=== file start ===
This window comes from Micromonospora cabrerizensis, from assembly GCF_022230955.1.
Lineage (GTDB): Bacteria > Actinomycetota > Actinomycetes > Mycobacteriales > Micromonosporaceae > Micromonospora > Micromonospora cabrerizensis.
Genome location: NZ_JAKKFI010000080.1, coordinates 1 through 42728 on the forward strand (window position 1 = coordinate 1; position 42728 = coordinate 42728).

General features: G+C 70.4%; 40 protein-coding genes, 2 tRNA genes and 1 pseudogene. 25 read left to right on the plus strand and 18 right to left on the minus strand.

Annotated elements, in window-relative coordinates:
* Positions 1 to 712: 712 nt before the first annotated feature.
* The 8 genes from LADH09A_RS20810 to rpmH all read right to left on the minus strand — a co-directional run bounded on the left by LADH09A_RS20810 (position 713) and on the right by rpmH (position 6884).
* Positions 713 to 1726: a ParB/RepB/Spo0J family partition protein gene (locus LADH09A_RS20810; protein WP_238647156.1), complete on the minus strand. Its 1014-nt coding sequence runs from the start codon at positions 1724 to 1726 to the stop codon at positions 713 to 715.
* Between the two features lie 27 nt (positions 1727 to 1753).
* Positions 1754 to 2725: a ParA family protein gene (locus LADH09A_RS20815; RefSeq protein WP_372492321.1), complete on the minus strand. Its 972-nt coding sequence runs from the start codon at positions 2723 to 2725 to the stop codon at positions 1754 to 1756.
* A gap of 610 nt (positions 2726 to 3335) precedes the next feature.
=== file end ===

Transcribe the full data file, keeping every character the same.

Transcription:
This window comes from Micromonospora cabrerizensis, from assembly GCF_022230955.1.
Lineage (GTDB): Bacteria > Actinomycetota > Actinomycetes > Mycobacteriales > Micromonosporaceae > Micromonospora > Micromonospora cabrerizensis.
Genome location: NZ_JAKKFI010000080.1, coordinates 1 through 42728 on the forward strand (window position 1 = coordinate 1; position 42728 = coordinate 42728).

General features: G+C 70.4%; 40 protein-coding genes, 2 tRNA genes and 1 pseudogene. 25 read left to right on the plus strand and 18 right to left on the minus strand.

Annotated elements, in window-relative coordinates:
* Positions 1 to 712: 712 nt before the first annotated feature.
* The 8 genes from LADH09A_RS20810 to rpmH all read right to left on the minus strand — a co-directional run bounded on the left by LADH09A_RS20810 (position 713) and on the right by rpmH (position 6884).
* Positions 713 to 1726: a ParB/RepB/Spo0J family partition protein gene (locus LADH09A_RS20810; protein WP_238647156.1), complete on the minus strand. Its 1014-nt coding sequence runs from the start codon at positions 1724 to 1726 to the stop codon at positions 713 to 715.
* Between the two features lie 27 nt (positions 1727 to 1753).
* Positions 1754 to 2725: a ParA family protein gene (locus LADH09A_RS20815; RefSeq protein WP_372492321.1), complete on the minus strand. Its 972-nt coding sequence runs from the start codon at positions 2723 to 2725 to the stop codon at positions 1754 to 1756.
* A gap of 610 nt (positions 2726 to 3335) precedes the next feature.